This piece was an attempt to understand the use of colors which Van Gogh used for creating this self-portrait.
Van Gogh’s genius is attributed in his exceptional use for vibrant colors. He has a very colorful palette and he used a myriad of small strokes to create the rhythm. I would like to illustrate things which I came to realization while painting a digital version of the same painting.
1. Background- Van Gogh uses a combination of few colors (as illustrated in the picture above) to create an effect of light and dark regions. The strokes are placed in pure hues without any color mixing. Placing the colors right next to each other creates an optical illusion and the eye is able to blend the colors on its own.
The left side is lighter than the right side and he creates a wonderful blend between the two. Definitely trying to create the Chiaroscuro effect. Also, notice right side of the face is in shadow and is projected against the lighter background whereas the left side which is more brighter is put against the darker background.
2. The strokes on the coat are smaller and resemble more to the strokes in the background. The frequency distribution of red, green, blue and yellow strokes is well defined to create the brighter and darker areas.
3. Certain areas have a strong directional strokes whilst others have more randomized strokes.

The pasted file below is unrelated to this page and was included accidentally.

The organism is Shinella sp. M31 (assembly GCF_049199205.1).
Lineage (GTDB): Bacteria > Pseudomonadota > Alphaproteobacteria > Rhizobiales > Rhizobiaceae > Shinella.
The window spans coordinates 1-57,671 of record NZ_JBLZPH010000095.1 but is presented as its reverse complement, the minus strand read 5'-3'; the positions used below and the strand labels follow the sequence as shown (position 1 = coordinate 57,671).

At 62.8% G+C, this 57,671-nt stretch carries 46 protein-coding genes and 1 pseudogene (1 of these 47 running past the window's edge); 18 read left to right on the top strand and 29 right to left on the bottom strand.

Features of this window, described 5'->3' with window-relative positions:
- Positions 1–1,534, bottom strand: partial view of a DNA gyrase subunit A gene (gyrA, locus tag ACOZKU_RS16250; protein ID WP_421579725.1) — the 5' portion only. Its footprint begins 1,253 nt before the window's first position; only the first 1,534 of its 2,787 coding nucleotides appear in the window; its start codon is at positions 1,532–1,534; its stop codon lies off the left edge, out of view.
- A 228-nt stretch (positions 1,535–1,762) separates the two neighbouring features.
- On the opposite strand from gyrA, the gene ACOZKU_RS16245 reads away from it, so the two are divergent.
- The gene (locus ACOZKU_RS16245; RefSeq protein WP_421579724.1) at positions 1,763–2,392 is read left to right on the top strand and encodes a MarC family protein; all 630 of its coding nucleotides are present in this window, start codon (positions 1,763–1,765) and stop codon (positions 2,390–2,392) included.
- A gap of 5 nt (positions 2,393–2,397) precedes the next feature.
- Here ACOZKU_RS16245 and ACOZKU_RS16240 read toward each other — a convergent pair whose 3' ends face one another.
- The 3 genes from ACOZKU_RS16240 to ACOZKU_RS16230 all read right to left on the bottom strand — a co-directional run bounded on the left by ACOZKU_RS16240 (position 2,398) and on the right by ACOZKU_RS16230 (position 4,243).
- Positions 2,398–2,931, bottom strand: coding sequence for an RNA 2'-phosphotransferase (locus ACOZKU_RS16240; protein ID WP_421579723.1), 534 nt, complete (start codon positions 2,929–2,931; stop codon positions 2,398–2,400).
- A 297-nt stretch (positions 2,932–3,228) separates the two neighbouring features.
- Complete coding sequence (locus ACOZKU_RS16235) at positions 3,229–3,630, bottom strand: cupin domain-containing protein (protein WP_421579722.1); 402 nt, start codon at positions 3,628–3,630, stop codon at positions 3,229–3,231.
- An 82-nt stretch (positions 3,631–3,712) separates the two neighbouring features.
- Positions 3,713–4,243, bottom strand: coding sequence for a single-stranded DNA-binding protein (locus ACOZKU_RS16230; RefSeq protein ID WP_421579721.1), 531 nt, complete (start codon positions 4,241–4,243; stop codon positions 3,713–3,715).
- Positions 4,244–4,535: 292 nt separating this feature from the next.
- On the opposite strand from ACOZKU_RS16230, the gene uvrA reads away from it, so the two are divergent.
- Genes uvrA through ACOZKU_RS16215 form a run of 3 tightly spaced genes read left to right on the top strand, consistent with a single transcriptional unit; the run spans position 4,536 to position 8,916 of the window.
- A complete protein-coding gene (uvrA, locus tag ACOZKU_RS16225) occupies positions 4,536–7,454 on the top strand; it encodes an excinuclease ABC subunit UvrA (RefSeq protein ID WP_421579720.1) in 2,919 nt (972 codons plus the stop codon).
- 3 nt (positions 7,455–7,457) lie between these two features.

4. Van Gogh’s color choices are based on few concepts-
a) Use of Simultaneous contrast- Two colors, side by side, interact with one another and change our perception accordingly. The effect of this interaction is called simultaneous contrast. e.g., the beard and the face
b) Use of non-representational color, i.e., using emotionally rich colors that have no relation to the actual color in physical world.
c) He uses bright complementary color to define the hotspot regions, i.e., the brightest regions on the face; and also to define the extreme curvature regions. Eg.g the use of green on the beard and nose regions and the use of red around the eyes. These are non-representational and emotive colors.
5. Yellow is used on the coat to define the shimmer and reflective quality of the velvet coat.
I ran an edge detection comparison on the actual painting and the digital version created by myself in order to see the areas of discrepancy of the strokes and their flow.
While searching the color application in Van Gogh’s paintings, I stumbled upon this piece.
“Vincent van Gogh was confronted with the colour theories of Charles Blanc in 1884.This book was one of the most important sources of inspiration for Van Gogh’s use of colour. Blanc gave a clear overview of the theory in which the contemporary colours played a key role. These are colours positioned opposite of each other on the colour circle and which are enforced when placed next to each other (red-green, blue-orange, purple-yellow). Van Gogh started experimenting with these contrasts in Nuenen. “